Monday, February 15, 2010
I can't wait to help spread the word about this wonderful book by Heidi W. Durrow. It's the debut work of a young author who has already won the Bellwether Prize for Fiction, an award founded by Barbara Kingsolver to recognize works of fiction that promote social justice.
It's the coming of age story of a young biracial girl who is the sole survivor of a mysterious family tragedy. Rachel moves from Chicago to her grandmother's house in a mostly black neighborhood of Portland, Oregon. Her father is an African-American GI who met her Danish mother while on leave in Europe. Rachel is trying to figure out who she is, where she fits in, and how to make sense of her history. It's the story of every girl, but yet so much more complicated. It's tender and gentle, but difficult, poignant and thought-provoking.
Life isn't easy for Rachel, a light brown-skinned, half-African-American-half-Danish girl with bright blue eyes and "nappy hair." Her new friends accuse her of "talking white." This novel explores what it's like to live a life that requires so many hyphens. It makes you wonder: why do we still categorize people when we live in a modern melting pot world? Aren't we all a mix of something? And it's often not just black or white.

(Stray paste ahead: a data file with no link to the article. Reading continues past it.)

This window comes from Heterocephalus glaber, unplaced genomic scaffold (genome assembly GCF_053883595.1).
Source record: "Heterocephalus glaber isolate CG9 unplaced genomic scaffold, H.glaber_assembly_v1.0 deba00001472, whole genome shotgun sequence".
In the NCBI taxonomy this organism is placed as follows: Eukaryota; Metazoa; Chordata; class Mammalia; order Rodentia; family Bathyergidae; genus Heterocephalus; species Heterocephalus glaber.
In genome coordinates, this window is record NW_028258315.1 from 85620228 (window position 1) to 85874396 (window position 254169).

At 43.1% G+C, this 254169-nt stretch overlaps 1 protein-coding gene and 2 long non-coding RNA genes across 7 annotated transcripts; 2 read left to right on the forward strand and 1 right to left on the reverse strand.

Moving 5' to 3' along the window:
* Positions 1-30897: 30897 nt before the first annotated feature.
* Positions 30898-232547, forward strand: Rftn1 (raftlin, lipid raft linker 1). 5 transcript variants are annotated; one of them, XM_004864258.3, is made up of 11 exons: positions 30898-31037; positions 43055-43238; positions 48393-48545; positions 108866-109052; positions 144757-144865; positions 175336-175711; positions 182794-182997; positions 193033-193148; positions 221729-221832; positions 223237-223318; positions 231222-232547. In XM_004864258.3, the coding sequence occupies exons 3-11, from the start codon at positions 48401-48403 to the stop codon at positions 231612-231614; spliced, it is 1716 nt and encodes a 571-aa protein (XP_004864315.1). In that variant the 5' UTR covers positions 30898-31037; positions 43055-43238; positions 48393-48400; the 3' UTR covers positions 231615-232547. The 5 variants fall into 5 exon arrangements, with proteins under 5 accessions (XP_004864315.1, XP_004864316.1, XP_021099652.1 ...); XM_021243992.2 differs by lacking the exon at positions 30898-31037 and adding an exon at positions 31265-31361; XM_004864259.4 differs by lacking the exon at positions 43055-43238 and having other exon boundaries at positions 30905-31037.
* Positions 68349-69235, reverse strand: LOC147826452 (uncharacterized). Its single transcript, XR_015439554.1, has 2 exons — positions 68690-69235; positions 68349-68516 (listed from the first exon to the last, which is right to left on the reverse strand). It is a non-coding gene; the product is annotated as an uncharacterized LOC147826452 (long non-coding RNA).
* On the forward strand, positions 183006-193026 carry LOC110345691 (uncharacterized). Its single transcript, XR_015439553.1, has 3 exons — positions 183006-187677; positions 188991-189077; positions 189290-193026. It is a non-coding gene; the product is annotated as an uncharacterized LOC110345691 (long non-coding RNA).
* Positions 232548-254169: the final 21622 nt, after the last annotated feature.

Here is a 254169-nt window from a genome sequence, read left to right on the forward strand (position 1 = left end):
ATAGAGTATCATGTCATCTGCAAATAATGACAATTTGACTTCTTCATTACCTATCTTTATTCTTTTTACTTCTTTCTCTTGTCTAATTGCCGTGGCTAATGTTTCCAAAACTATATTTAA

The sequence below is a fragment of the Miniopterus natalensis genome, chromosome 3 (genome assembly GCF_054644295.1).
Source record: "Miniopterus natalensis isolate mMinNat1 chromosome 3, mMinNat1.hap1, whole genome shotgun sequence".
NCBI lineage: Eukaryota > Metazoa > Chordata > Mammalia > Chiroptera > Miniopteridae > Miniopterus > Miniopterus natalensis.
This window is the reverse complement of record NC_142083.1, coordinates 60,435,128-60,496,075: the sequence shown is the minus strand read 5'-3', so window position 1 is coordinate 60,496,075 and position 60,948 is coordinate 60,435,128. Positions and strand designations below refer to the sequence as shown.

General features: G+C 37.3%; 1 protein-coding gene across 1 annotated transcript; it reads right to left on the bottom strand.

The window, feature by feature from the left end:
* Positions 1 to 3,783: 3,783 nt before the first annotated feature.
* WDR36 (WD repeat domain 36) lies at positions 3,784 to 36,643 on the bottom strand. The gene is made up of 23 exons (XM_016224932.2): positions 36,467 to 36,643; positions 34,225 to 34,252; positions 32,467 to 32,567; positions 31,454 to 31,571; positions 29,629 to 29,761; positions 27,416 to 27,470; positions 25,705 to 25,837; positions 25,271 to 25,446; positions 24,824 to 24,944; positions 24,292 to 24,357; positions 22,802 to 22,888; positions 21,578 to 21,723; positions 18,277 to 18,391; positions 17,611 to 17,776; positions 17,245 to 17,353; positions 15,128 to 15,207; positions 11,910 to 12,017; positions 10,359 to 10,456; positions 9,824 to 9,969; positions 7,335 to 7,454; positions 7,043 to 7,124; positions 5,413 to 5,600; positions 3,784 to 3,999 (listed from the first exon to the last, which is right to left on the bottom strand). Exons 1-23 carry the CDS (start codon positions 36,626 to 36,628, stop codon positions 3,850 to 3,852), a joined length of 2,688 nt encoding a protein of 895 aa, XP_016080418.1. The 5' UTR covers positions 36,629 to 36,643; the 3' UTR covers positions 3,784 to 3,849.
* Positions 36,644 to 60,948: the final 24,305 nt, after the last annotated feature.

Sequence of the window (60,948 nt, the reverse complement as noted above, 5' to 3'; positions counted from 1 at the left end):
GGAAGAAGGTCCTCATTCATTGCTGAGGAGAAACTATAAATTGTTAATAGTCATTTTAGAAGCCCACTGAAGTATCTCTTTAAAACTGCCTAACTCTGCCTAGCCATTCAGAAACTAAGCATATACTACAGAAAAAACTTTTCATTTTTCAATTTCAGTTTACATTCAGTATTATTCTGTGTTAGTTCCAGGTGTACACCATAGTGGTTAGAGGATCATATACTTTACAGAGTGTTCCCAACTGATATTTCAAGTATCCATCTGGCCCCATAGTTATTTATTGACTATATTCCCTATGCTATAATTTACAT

But still, young Rachel's task is more difficult than most. When she explains she is half Danish, people respond: "oh, really?" with that tone of voice that makes it a challenge. One of my favorite scenes is when Rachel is invited to a Scandinavian family dinner with a friend. Food is family, memory and heritage, and Rachel needs a good taste of kartoffel , bonner and aguker salat after a long, lonely fast from her Danish mother's cooking. Rachel thinks: "I don't want the Danish in me to be something that time makes me leave behind." It makes you want to raise your glass and give a hearty "Skal!" to this wonderful girl.
The book has haunting parallels with Nella Larsen's Passing, the 1929 story of a biracial woman who died in a mysterious fall out of a window. I'm already planning to order a copy of that book for follow-up reading.
The Girl Who Fell From the Sky would make a great discussion for a book club, or a great cross-over for teens. I had the chance to meet Heidi Durrow at the ABA's Winter Institute, and she's as nice as she is smart. I'm happy to put her book on the Staff Pick shelf at The Bookstore.